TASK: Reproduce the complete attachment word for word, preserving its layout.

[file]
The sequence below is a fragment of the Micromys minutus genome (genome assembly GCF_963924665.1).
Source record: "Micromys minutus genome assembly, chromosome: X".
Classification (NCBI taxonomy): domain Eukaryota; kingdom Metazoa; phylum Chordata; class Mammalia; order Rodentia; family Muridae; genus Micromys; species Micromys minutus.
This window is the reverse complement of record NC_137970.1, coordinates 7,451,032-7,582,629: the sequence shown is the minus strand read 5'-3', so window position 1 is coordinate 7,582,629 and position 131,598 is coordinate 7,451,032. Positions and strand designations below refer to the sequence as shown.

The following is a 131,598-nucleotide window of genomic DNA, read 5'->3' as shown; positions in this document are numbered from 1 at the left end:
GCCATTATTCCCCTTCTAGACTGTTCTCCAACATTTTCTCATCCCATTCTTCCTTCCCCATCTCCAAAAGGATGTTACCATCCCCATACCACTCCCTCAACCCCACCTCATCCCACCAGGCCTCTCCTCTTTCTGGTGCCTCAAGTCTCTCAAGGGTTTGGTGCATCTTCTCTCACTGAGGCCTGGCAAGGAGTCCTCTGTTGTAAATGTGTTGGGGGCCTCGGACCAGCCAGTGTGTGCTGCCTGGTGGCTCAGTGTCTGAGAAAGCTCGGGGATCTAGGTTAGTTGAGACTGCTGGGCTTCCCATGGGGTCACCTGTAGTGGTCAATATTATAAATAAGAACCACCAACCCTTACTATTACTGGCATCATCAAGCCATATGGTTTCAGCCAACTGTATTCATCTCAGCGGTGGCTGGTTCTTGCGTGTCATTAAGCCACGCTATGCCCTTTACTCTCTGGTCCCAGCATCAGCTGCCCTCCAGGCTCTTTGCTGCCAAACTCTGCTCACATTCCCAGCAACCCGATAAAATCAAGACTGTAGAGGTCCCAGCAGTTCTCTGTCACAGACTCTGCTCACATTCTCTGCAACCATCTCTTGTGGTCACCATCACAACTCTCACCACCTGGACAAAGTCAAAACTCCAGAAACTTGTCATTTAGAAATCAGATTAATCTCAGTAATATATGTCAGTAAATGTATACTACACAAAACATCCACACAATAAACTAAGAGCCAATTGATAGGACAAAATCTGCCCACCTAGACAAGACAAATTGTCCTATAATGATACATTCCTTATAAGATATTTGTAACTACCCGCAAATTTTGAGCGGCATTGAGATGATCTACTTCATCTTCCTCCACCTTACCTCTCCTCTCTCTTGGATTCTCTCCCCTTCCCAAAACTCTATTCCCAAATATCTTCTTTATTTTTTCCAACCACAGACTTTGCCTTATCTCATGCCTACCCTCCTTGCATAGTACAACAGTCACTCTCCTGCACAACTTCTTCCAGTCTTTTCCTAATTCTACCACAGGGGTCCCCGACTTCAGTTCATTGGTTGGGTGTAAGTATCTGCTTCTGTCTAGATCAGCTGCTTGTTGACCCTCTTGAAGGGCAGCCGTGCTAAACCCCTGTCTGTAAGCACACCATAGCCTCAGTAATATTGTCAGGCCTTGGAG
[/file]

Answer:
The sequence below is a fragment of the Micromys minutus genome (genome assembly GCF_963924665.1).
Source record: "Micromys minutus genome assembly, chromosome: X".
Classification (NCBI taxonomy): domain Eukaryota; kingdom Metazoa; phylum Chordata; class Mammalia; order Rodentia; family Muridae; genus Micromys; species Micromys minutus.
This window is the reverse complement of record NC_137970.1, coordinates 7,451,032-7,582,629: the sequence shown is the minus strand read 5'-3', so window position 1 is coordinate 7,582,629 and position 131,598 is coordinate 7,451,032. Positions and strand designations below refer to the sequence as shown.

The following is a 131,598-nucleotide window of genomic DNA, read 5'->3' as shown; positions in this document are numbered from 1 at the left end:
GCCATTATTCCCCTTCTAGACTGTTCTCCAACATTTTCTCATCCCATTCTTCCTTCCCCATCTCCAAAAGGATGTTACCATCCCCATACCACTCCCTCAACCCCACCTCATCCCACCAGGCCTCTCCTCTTTCTGGTGCCTCAAGTCTCTCAAGGGTTTGGTGCATCTTCTCTCACTGAGGCCTGGCAAGGAGTCCTCTGTTGTAAATGTGTTGGGGGCCTCGGACCAGCCAGTGTGTGCTGCCTGGTGGCTCAGTGTCTGAGAAAGCTCGGGGATCTAGGTTAGTTGAGACTGCTGGGCTTCCCATGGGGTCACCTGTAGTGGTCAATATTATAAATAAGAACCACCAACCCTTACTATTACTGGCATCATCAAGCCATATGGTTTCAGCCAACTGTATTCATCTCAGCGGTGGCTGGTTCTTGCGTGTCATTAAGCCACGCTATGCCCTTTACTCTCTGGTCCCAGCATCAGCTGCCCTCCAGGCTCTTTGCTGCCAAACTCTGCTCACATTCCCAGCAACCCGATAAAATCAAGACTGTAGAGGTCCCAGCAGTTCTCTGTCACAGACTCTGCTCACATTCTCTGCAACCATCTCTTGTGGTCACCATCACAACTCTCACCACCTGGACAAAGTCAAAACTCCAGAAACTTGTCATTTAGAAATCAGATTAATCTCAGTAATATATGTCAGTAAATGTATACTACACAAAACATCCACACAATAAACTAAGAGCCAATTGATAGGACAAAATCTGCCCACCTAGACAAGACAAATTGTCCTATAATGATACATTCCTTATAAGATATTTGTAACTACCCGCAAATTTTGAGCGGCATTGAGATGATCTACTTCATCTTCCTCCACCTTACCTCTCCTCTCTCTTGGATTCTCTCCCCTTCCCAAAACTCTATTCCCAAATATCTTCTTTATTTTTTCCAACCACAGACTTTGCCTTATCTCATGCCTACCCTCCTTGCATAGTACAACAGTCACTCTCCTGCACAACTTCTTCCAGTCTTTTCCTAATTCTACCACAGGGGTCCCCGACTTCAGTTCATTGGTTGGGTGTAAGTATCTGCTTCTGTCTAGATCAGCTGCTTGTTGACCCTCTTGAAGGGCAGCCGTGCTAAACCCCTGTCTGTAAGCACACCATAGCCTCAGTAATATTGTCAGGCCTTGGAG